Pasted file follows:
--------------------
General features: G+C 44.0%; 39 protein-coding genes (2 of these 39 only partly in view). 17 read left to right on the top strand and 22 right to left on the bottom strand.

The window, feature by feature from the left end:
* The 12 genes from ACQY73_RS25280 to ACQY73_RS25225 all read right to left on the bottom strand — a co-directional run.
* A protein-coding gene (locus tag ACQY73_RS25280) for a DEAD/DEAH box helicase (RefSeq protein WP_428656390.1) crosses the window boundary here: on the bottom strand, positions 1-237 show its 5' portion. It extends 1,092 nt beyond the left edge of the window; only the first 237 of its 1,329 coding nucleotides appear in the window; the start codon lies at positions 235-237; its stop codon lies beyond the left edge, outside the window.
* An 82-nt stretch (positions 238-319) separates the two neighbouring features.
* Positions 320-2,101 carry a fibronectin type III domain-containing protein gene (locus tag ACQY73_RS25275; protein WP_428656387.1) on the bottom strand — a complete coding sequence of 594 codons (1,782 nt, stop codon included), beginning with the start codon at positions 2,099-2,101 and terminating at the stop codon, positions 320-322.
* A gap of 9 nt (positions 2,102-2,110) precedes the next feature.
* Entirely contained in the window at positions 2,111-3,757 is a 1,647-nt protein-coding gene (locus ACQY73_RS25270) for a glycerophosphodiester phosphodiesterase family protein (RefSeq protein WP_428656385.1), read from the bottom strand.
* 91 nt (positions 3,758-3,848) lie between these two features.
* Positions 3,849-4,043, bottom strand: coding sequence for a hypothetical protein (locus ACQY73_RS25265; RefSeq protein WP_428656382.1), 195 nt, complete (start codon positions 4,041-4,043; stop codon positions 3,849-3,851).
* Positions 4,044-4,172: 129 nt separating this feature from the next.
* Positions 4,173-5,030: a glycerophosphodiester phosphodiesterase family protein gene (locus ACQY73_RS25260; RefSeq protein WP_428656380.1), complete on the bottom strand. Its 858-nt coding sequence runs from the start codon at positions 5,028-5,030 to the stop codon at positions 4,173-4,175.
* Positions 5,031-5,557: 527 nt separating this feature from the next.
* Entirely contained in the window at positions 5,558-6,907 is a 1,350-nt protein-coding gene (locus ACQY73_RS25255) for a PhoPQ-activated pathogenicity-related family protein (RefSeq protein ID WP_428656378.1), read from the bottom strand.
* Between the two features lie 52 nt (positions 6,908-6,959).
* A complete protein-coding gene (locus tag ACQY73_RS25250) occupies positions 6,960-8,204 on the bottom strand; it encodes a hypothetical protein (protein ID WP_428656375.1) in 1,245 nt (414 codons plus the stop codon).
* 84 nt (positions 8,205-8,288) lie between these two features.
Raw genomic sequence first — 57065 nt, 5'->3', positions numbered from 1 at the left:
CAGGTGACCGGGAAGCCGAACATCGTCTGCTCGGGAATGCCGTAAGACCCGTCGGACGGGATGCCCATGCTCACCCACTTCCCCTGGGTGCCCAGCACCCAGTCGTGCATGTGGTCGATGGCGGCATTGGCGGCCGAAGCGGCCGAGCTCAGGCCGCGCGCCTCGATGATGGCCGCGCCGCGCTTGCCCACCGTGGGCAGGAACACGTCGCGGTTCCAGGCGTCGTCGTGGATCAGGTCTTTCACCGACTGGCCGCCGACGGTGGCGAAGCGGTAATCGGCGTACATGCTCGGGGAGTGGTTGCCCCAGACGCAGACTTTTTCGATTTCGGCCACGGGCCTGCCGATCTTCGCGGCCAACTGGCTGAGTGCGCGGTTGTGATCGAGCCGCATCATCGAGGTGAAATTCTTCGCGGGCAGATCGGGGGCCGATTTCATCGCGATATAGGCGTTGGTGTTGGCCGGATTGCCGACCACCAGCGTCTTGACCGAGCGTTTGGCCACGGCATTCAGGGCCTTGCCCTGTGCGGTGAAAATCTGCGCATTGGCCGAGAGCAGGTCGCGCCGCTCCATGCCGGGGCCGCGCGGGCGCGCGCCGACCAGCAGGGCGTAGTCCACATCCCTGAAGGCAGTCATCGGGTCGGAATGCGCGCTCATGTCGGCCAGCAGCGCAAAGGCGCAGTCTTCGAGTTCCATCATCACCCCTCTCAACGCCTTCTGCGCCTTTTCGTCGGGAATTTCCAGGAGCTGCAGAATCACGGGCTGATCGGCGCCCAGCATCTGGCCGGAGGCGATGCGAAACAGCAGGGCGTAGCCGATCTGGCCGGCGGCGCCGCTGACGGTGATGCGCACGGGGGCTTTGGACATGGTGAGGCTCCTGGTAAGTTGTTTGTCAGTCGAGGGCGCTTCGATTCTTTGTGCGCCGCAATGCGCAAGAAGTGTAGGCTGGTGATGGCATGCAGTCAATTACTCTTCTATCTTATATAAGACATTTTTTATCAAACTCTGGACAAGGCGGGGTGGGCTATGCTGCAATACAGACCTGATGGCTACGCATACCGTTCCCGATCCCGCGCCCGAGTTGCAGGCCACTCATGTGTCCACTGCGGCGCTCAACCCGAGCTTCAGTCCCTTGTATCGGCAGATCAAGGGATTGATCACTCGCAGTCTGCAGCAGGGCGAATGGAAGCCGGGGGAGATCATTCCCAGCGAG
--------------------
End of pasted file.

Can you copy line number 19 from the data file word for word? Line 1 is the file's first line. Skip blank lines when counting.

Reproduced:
CAGGTGACCGGGAAGCCGAACATCGTCTGCTCGGGAATGCCGTAAGACCCGTCGGACGGGATGCCCATGCTCACCCACTTCCCCTGGGTGCCCAGCACCCAGTCGTGCATGTGGTCGATGGCGGCATTGGCGGCCGAAGCGGCCGAGCTCAGGCCGCGCGCCTCGATGATGGCCGCGCCGCGCTTGCCCACCGTGGGCAGGAACACGTCGCGGTTCCAGGCGTCGTCGTGGATCAGGTCTTTCACCGACTGGCCGCCGACGGTGGCGAAGCGGTAATCGGCGTACATGCTCGGGGAGTGGTTGCCCCAGACGCAGACTTTTTCGATTTCGGCCACGGGCCTGCCGATCTTCGCGGCCAACTGGCTGAGTGCGCGGTTGTGATCGAGCCGCATCATCGAGGTGAAATTCTTCGCGGGCAGATCGGGGGCCGATTTCATCGCGATATAGGCGTTGGTGTTGGCCGGATTGCCGACCACCAGCGTCTTGACCGAGCGTTTGGCCACGGCATTCAGGGCCTTGCCCTGTGCGGTGAAAATCTGCGCATTGGCCGAGAGCAGGTCGCGCCGCTCCATGCCGGGGCCGCGCGGGCGCGCGCCGACCAGCAGGGCGTAGTCCACATCCCTGAAGGCAGTCATCGGGTCGGAATGCGCGCTCATGTCGGCCAGCAGCGCAAAGGCGCAGTCTTCGAGTTCCATCATCACCCCTCTCAACGCCTTCTGCGCCTTTTCGTCGGGAATTTCCAGGAGCTGCAGAATCACGGGCTGATCGGCGCCCAGCATCTGGCCGGAGGCGATGCGAAACAGCAGGGCGTAGCCGATCTGGCCGGCGGCGCCGCTGACGGTGATGCGCACGGGGGCTTTGGACATGGTGAGGCTCCTGGTAAGTTGTTTGTCAGTCGAGGGCGCTTCGATTCTTTGTGCGCCGCAATGCGCAAGAAGTGTAGGCTGGTGATGGCATGCAGTCAATTACTCTTCTATCTTATATAAGACATTTTTTATCAAACTCTGGACAAGGCGGGGTGGGCTATGCTGCAATACAGACCTGATGGCTACGCATACCGTTCCCGATCCCGCGCCCGAGTTGCAGGCCACTCATGTGTCCACTGCGGCGCTCAACCCGAGCTTCAGTCCCTTGTATCGGCAGATCAAGGGATTGATCACTCGCAGTCTGCAGCAGGGCGAATGGAAGCCGGGGGAGATCATTCCCAGCGAG